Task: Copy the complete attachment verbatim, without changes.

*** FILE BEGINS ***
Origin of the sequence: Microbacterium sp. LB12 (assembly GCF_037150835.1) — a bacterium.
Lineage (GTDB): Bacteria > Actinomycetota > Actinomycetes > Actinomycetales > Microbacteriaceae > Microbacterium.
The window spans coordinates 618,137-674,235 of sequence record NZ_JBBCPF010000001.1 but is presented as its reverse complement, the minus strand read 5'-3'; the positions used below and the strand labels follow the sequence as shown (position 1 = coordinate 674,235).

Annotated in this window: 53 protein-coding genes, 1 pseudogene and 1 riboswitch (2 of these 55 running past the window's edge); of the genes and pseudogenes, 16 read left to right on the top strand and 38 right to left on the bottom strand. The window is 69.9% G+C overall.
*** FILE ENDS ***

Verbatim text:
Origin of the sequence: Microbacterium sp. LB12 (assembly GCF_037150835.1) — a bacterium.
Lineage (GTDB): Bacteria > Actinomycetota > Actinomycetes > Actinomycetales > Microbacteriaceae > Microbacterium.
The window spans coordinates 618,137-674,235 of sequence record NZ_JBBCPF010000001.1 but is presented as its reverse complement, the minus strand read 5'-3'; the positions used below and the strand labels follow the sequence as shown (position 1 = coordinate 674,235).

Annotated in this window: 53 protein-coding genes, 1 pseudogene and 1 riboswitch (2 of these 55 running past the window's edge); of the genes and pseudogenes, 16 read left to right on the top strand and 38 right to left on the bottom strand. The window is 69.9% G+C overall.